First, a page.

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Chapter: Basic & Clinical Pharmacology : Antiseizure Drugs


Topiramate is a substituted monosaccharide that is structurally different from all other antiseizure drugs.


Topiramate is a substituted monosaccharide that is structurally different from all other antiseizure drugs.

Mechanism of Action

Topiramate blocks repetitive firing of cultured spinal cord neu-rons, as do phenytoin and carbamazepine. Its mechanism of action, therefore, is likely to involve blocking of voltage-gated Na+ channels. It also acts on high-voltage activated (L-type) Ca2+ chan-nels. Topiramate potentiates the inhibitory effect of GABA, acting at a site different from the benzodiazepine or barbiturate sites. Topiramate also depresses the excitatory action of kainate on glu-tamate receptors. The multiple effects of topiramate may arise through a primary action on kinases altering the phosphorylation of voltage-gated and ligand-gated ion channels.

Clinical Uses

Clinical trials of topiramate as monotherapy demonstrated effi-cacy against partial and generalized tonic-clonic seizures. The drug is also approved for the Lennox-Gastaut syndrome, and may be effective in infantile spasms and even absence seizures. Topiramate is also approved for the treatment of migraine headaches. The use of the drug in psychiatric disorders is controversial; convincing controlled data are lacking. Dosages typically range from 200 to 600 mg/d, with a few patients tolerating dosages higher than 1000 mg/d. Most clinicians begin at a low dose (50 mg/d) and increase slowly to prevent adverse effects. Several studies have used topiramate in monotherapy with encouraging results. Although no idiosyncratic reactions have been noted, dose-related adverse effects occur most frequently in the first 4 weeks and include somnolence, fatigue, dizziness, cognitive slowing, paresthesias, nervousness, and confusion. Acute myopia and glaucoma may require prompt drug withdrawal. Urolithiasis has also been reported. The drug is teratogenic in animal models, and hypospa-dias has been reported in male infants exposed in utero to topira-mate; no causal relationship, however, could be established.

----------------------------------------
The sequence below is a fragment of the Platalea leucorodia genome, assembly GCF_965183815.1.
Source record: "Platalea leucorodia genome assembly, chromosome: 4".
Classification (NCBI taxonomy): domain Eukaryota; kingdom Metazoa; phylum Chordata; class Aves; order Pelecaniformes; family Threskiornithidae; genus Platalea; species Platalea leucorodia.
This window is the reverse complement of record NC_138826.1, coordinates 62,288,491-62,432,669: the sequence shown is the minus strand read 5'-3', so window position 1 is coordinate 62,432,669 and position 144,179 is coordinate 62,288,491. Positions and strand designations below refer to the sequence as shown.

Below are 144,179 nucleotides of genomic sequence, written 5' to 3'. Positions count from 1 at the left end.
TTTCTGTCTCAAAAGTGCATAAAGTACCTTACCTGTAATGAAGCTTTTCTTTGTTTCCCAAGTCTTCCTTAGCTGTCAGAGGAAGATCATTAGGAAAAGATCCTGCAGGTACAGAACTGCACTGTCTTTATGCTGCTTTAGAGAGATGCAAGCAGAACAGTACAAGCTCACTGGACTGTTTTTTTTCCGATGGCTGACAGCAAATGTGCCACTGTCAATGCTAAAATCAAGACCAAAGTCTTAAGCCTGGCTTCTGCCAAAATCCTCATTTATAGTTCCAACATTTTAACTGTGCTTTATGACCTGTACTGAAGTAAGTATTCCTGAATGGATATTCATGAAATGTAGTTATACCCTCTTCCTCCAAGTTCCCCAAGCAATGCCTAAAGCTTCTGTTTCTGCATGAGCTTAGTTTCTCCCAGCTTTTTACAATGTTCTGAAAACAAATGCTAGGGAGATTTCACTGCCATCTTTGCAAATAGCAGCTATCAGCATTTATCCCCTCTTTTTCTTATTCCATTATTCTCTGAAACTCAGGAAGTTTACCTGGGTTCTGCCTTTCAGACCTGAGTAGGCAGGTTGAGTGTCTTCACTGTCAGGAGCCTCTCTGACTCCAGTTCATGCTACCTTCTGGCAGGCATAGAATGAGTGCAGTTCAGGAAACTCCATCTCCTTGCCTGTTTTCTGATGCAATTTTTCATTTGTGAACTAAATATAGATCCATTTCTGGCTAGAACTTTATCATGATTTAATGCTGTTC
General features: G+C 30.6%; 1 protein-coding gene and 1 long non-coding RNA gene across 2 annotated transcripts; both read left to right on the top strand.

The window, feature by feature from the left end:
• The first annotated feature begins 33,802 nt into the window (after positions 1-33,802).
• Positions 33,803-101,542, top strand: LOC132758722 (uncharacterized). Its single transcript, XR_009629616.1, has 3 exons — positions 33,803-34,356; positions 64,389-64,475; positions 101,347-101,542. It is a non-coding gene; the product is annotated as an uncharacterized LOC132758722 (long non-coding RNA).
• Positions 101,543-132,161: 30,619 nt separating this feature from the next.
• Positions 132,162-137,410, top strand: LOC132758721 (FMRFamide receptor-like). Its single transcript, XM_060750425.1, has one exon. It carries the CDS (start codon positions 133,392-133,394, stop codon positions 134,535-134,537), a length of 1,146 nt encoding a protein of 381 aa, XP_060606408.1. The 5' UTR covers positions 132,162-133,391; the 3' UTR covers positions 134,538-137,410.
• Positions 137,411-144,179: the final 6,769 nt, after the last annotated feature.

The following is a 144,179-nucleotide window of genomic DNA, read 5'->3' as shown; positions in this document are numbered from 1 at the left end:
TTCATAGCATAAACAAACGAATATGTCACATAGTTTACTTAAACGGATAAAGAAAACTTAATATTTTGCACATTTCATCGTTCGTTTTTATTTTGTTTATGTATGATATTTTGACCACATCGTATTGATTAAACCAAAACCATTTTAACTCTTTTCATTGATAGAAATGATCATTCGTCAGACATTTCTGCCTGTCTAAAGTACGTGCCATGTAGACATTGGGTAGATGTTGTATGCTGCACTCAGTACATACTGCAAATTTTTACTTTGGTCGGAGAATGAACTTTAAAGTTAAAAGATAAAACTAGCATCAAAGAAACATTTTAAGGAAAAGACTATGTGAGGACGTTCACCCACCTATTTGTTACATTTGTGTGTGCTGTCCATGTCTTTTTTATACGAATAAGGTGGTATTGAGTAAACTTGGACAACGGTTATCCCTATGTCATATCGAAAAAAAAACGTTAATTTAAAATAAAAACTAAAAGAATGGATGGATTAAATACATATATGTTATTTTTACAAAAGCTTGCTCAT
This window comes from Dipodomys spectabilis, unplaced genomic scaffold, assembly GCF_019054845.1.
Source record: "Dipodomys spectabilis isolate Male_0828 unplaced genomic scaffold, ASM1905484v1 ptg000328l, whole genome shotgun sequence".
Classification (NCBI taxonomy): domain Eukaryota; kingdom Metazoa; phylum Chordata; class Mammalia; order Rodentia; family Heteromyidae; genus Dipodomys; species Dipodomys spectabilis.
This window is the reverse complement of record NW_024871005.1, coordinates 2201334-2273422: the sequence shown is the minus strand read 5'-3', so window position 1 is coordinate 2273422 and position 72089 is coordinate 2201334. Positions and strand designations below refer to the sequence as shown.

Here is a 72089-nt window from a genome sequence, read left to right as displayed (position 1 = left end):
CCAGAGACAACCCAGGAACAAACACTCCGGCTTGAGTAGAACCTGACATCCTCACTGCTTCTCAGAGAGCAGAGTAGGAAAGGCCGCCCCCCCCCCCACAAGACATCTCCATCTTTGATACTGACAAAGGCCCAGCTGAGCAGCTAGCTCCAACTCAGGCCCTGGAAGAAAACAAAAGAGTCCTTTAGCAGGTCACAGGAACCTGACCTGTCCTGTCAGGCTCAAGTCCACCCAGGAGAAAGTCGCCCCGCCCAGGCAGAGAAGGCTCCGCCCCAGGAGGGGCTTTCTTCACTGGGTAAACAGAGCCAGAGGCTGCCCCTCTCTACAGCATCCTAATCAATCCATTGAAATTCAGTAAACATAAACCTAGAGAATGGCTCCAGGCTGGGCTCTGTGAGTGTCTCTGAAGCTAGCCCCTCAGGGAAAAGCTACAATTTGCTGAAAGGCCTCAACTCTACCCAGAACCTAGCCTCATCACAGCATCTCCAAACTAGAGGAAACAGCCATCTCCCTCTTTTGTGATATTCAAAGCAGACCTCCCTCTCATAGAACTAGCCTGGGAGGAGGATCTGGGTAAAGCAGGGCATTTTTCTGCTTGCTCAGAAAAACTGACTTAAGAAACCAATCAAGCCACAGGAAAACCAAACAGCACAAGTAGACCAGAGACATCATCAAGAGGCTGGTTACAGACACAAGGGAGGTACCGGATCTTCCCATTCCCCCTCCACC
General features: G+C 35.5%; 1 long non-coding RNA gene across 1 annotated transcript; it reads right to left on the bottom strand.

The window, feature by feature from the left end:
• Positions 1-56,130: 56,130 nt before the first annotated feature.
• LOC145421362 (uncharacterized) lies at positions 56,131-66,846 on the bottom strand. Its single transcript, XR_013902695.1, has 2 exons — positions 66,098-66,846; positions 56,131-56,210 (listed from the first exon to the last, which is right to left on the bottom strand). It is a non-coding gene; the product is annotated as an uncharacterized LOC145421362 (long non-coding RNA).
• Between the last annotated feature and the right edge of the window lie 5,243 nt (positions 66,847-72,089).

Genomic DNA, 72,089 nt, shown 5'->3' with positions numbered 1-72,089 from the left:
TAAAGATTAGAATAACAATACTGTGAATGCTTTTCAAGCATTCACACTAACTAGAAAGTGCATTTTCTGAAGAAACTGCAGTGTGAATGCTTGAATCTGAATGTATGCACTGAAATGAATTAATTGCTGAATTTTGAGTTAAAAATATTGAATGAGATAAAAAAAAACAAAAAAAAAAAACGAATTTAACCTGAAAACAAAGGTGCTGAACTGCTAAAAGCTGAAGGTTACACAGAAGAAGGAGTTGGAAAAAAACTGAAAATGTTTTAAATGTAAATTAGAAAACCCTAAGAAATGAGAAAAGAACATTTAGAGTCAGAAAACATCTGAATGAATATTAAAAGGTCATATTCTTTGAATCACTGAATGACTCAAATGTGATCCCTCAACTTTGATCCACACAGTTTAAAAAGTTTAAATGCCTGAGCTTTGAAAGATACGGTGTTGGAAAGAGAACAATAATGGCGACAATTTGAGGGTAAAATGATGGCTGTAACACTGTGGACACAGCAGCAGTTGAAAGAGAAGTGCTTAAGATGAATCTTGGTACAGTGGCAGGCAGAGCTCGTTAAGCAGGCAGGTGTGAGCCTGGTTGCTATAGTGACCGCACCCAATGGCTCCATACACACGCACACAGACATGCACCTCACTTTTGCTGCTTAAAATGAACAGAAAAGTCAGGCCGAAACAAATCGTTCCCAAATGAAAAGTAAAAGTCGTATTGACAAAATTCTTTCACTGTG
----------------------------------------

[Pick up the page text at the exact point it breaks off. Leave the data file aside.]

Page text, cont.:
Topiramate is rapidly absorbed (about 2 hours) and is 80% bio-available. There is no food effect on absorption, minimal (15%) plasma protein binding, and only moderate (20–50%) metabo-lism; no active metabolites are formed. The drug is primarily excreted unchanged in the urine. The half-life is 20–30 hours. Although increased levels are seen with renal failure and hepatic impairment, there is no age or gender effect, no autoinduction, no inhibition of metabolism, and kinetics are linear. Drug interac-tions do occur and can be complex, but the major effect is on topiramate levels rather than on the levels of other antiseizure drugs. Birth control pills may be less effective in the presence of topiramate, and higher estrogen doses may be required.

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